Why the PA Isn't Always Enough
By Stephen O. Frazier, Hearing Loss Support Specialist
Let anyone who has an ear listen to what the Spirit is saying to the churches.
(Rev. 2:29, NRSV)
The preaching and hearing of the gospel is central to the service in church but, for many
of the faithful, simply having an ear is not enough. Over one in ten Americans suffers
from a hearing loss and the incidence increase sharply with age - more than half of those
over seventy-five are affected.
Although many with hearing loss may still be able to communicate effectively in one-onone
conversations in quieter settings, hearing and understanding in public venues
(especially in large and reverberant churches) can be difficult to impossible. Hearing aids
and a good PA system help some but for many something more is needed.
If you hear, “I can't understand a thing he's saying,” it could be the listener has a hearing
loss sufficient to impair the ability to turn sounds into words. Simply turning up the
volume on the churches public address system (PA) is not going to solve the problem.
Louder is not necessarily better where the hard of hearing are concerned. Some basic
fundamentals of sound and sound processing problems sometimes unique to the hard of
hearing play key roles in understanding what's being heard.
Most people with hearing loss either have difficulty hearing higher pitched sounds or
can't hear them at all with the unaided ear. Vowels fall into the lower to mid range of
sounds typical of human speech while consonants fall into the upper range.
Consequently, a person who is hard of hearing will have difficulty discriminating
between such words as sill and till – particularly in a setting such as a place of worship, a
legislative chamber or someplace similar where the listener is some distance from the
person speaking and following the proceedings through sound from the typical public
Today's hearing aids compensate to a degree for the user's inability to hear high pitched
sounds by providing more amplification for those frequencies than the lower pitched
vowel sounds and are adjustable so that the amplification matches the user's hearing loss
at various frequencies as depicted in his or her audiogram. With hearing aids, in a one on
one situation, a hard of hearing person will usually be able to hear and understand what's
being said. If the speaker moves away, however, that understanding is impaired because
of factors the hearing aids cannot compensate for.
Typical directional microphones in hearing aids, intended to improve speech
understanding in noisy environments, have an effective hearing range of about six feet
(Etymotic Research, 2000a) so beyond that distance speech can become problematic due
to some fundamentals of sound and hearing . With the typical emphasis on pushing the
lower frequencies to make a PA system sound “good”, an engineer is actually making it
more difficult for the hard of hearing person to understand what's being broadcast by that
system by denying them the high frequencies.
Fundamentals of sound
One of the basic rules of sound engineering is the 6 dB rule of distance. Every time the
distance from the noise source is doubled, the sound pressure weakens and the level
decreases by 6 dB. Another rule, not of sound engineering but of people's perception of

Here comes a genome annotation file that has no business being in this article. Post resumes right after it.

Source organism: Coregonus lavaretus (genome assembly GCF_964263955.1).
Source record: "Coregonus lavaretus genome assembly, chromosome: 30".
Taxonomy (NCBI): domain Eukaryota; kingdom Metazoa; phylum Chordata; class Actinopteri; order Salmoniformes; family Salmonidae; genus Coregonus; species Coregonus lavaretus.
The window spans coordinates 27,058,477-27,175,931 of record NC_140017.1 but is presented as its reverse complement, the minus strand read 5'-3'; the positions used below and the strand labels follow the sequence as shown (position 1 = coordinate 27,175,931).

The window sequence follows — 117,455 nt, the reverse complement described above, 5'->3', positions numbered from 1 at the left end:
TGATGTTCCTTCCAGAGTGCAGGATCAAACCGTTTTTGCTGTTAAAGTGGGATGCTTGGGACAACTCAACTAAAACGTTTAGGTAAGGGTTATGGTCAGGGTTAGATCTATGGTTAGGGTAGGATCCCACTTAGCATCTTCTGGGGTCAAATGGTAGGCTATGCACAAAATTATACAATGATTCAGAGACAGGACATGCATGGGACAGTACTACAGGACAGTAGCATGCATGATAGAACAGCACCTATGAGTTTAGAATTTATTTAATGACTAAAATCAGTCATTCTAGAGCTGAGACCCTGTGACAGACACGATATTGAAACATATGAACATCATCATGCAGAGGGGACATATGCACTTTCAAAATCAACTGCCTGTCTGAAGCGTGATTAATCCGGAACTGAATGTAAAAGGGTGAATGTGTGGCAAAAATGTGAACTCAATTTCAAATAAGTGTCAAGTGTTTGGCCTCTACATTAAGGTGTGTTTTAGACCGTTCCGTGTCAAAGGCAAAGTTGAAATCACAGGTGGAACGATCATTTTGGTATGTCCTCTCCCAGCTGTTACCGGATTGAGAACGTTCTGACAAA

sound, is the 10 dB rule. People generally perceive that the loudness of a sound doubles
every time the sound pressure level increases by 10 dB thus a sound at 60 dB will be
perceived as being twice as loud as one at 50 dB and at 70 dB would be heard as four
times as loud.
Signal strength by frequency
Another problem faced by those with hearing loss is the relative strength of sounds at
various frequencies. The amplitude of lower pitched sounds is greater than higher
pitched sounds and they will travel farther before they weaken to the point that they can't
be heard than will higher pitched sounds. As a result, as distance increases, the typical
hard of hearing person with high frequency hearing loss may still hear the lower
frequency vowel sounds but not higher frequency consonant sounds so critical to speech
understanding whether hearing aids are in use or not.
Speech to noise ratio
The speech to noise ratio plays an important role in speech comprehension and is
especially important to those with a hearing loss. It is, simply put, the difference between
the decibel level of the speaker and the level of background sound or noise. For those
with normal hearing a 10 dB difference is considered acceptable but for those with
hearing loss, it needs to be often as much as 20 dB or even 25 dB for adequate
comprehension of what the speaker is saying. This means background noise should not
exceed 55 dB for those with normal hearing to carry on a conversation without raising
their voices but may need to be as low as 40dB for a person with even a moderate
hearing loss to hear and understand a speaker whose voice measures 65 dB.
The speech to noise ratio comes into play in settings where the sound level of speech
goes down due to increased distance from the speaker but the background noise level
remains the same. As the distance from a loudspeaker increases but the background
noise level remains the same, a person with normal hearing may still hear and understand
the proceedings being broadcast by the loudspeakers but a hard of hearing person will
not. This situation is further complicated if there's considerable reverberation to contend
with. The ability of a hard of hearing listener with even just a mild to moderate hearing
loss to discern the words being said in strongly reverberant environment drops off much
more quickly than for a person with “normal” hearing. With the addition of background
noise, the drop off is even more significant (R. Harris & D. Swenson 1990).
The cocktail party effect
Further exacerbating the problem for the hearing impaired in a noisy environment is the
presence of voices other than the speaker. The ability to focus on one voice while